Penn State's McQueary Won't Coach Saturday Due to Threats

November 11, 2011 - 4:20 AM
Penn State Abuse Football

Penn State football coach Joe Paterno, right, and assistant coach Mike McQueary walk the field during practice, Wednesday, Nov. 9, 2011, in State College, Pa. (AP Photo/The Citizens' Voice, Michael R. Sisak) MANDATORY CREDIT

STATE COLLEGE, Pa. (AP) — Penn State assistant coach Mike McQueary will miss Saturday's game against Nebraska after the school said he received "multiple threats."

McQueary testified in a grand jury investigation that eventually led to child sex-abuse charges being filed against former defensive coordinator Jerry Sandusky. The ensuing scandal brought down longtime coach Joe Paterno, who was fired by the university on Wednesday amid growing criticism that he should have done more to stop the alleged abuse.

McQueary, who testified that he saw Sandusky sodomizing a boy in the shower, encountered similar scrutiny. The university's athletic department released a one-line statement Thursday night saying it would be "in the best interest of all" if the receivers coach didn't attend the season's final home game at Beaver Stadium.

Earlier Thursday, coach Tom Bradley, named by the school to replace Paterno on an interim basis, said it was up to university administrators to decide if McQueary should coach. Bradley also said he was not part of any discussion about potentially dismissing McQueary.

According to the grand jury report, McQueary told Paterno what he saw Sandusky doing the next day, and Paterno then reported the information to athletic director Tim Curley.

McQueary was also called to a separate meeting with Curley and university vice president Gary Schultz. Schultz, in turn, notified university president Graham Spanier.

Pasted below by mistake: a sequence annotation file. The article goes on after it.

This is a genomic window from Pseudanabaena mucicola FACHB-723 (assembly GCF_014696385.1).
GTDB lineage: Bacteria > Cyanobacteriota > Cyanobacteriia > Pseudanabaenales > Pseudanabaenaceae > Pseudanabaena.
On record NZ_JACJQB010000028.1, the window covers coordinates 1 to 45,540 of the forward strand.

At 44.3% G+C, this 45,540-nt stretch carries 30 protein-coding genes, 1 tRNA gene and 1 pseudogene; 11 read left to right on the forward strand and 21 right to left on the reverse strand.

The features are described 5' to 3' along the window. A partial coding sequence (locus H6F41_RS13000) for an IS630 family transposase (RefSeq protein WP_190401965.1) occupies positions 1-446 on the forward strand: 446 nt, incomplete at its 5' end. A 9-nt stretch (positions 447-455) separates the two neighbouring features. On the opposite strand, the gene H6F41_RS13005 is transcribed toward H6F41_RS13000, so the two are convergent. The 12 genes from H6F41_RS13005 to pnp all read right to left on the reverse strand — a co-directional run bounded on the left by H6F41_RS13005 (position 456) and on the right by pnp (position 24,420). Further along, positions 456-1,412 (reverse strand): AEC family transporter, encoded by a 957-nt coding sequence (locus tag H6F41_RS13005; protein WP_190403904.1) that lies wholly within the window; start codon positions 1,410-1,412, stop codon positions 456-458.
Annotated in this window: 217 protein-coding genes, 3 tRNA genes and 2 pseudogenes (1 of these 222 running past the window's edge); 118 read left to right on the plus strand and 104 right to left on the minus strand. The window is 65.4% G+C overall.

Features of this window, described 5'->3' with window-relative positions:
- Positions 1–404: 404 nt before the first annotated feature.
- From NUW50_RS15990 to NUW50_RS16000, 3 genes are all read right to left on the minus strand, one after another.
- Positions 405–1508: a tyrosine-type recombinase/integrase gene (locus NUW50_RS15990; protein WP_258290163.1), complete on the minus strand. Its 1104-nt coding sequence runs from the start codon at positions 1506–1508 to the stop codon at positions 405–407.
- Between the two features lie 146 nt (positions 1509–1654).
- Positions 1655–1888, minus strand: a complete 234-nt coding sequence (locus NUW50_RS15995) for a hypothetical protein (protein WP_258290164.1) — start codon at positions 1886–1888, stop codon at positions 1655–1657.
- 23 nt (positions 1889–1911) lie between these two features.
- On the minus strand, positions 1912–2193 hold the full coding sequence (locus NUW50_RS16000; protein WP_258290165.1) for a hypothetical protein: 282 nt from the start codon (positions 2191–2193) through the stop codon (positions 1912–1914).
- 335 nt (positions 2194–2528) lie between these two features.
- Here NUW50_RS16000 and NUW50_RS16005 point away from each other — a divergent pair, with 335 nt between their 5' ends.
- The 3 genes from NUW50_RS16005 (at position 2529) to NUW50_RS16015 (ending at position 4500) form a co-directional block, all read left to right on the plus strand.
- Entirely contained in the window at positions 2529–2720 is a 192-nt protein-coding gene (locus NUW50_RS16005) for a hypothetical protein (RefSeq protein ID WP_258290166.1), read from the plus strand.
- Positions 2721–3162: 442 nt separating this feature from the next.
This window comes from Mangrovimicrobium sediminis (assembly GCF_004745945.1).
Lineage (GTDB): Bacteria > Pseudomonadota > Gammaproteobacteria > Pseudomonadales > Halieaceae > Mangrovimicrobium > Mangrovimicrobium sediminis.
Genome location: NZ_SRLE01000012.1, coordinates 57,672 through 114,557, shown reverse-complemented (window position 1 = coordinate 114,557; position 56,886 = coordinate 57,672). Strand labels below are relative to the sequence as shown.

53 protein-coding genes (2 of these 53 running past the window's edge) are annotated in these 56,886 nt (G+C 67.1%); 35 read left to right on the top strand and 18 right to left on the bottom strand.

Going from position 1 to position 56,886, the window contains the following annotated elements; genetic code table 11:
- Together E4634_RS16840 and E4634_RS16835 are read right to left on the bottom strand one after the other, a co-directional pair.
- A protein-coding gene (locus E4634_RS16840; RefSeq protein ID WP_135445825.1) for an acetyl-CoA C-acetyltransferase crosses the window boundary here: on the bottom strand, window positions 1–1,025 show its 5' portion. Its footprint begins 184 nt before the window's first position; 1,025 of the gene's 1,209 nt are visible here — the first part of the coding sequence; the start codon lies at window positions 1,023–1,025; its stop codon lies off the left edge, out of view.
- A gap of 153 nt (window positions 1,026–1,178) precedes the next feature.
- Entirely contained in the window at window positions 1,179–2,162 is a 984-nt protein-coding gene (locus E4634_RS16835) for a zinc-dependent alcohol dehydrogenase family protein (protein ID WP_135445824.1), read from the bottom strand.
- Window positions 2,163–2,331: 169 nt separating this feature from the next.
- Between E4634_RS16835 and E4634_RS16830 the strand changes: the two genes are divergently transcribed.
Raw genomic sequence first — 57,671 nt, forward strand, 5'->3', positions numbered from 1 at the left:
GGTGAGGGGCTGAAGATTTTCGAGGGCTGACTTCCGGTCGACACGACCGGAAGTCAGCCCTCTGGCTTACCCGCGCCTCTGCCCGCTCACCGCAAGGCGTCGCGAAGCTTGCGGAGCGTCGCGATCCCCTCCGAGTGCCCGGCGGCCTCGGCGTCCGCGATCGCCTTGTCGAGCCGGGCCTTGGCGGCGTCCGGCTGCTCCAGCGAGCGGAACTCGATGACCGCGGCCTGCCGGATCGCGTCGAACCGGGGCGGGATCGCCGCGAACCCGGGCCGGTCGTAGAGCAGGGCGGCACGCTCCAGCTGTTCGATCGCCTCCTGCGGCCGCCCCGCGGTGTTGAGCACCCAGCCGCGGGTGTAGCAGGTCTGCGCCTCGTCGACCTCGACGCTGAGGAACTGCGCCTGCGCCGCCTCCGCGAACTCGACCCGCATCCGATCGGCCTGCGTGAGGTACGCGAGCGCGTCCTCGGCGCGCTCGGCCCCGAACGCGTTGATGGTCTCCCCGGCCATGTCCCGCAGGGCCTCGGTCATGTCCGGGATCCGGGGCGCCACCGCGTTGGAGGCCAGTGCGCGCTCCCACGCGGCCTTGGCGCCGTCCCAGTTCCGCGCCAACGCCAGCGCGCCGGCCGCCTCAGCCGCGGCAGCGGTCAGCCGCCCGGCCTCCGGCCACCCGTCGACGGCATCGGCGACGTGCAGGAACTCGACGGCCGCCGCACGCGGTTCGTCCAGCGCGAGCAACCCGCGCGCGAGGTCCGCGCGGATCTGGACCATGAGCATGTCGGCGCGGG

Curley and Schultz — as well as Paterno — testified they were told that Sandusky behaved inappropriately in that 2002 incident, but not to the extent of McQueary's graphic account to the grand jury.

Sandusky was arrested and charged last Saturday. His lawyer maintains his client is innocent.

Paterno has not been implicated, and prosecutors have said he is not a target of the investigation. Curley and Schultz were each charged with perjury and failing to report the 2002 incident to authorities.

Curley and Schultz, through their attorneys, have denied wrongdoing.

But Paterno, Curley, Schultz and Spanier — who was fired along with Paterno on Wednesday — have all faced mounting public criticism for failing to call police and prevent further suspected cases.

So, too, has McQueary, who has not spoken publicly. His mother, Anne, said Thursday they have been advised not to comment.

Schultz has retired, while Curley is on paid administrative leave. The school is considering the futures of Curley and McQueary.

"The university — and you'll have to ask the university — still has still has some deliberations to make in that respect," Gov. Tom Corbett, a member of the school's Board of Trustees, said after a trustees meeting earlier Thursday. "I have to see that the university addresses this in the proper way."

A Penn State graduate and State College native, McQueary also played for Paterno. He was the starting quarterback of the 1997 team that finished 9-3. McQueary joined the staff as a graduate assistant in 2000 — the season after Sandusky retired — and moved on to become receivers coach and recruiting coordinator in 2004.

McQueary relays the offensive play calls from the press box on the field. Graduate assistant coach Terrell Golden is expected to assume McQueary's sideline duties against Nebraska.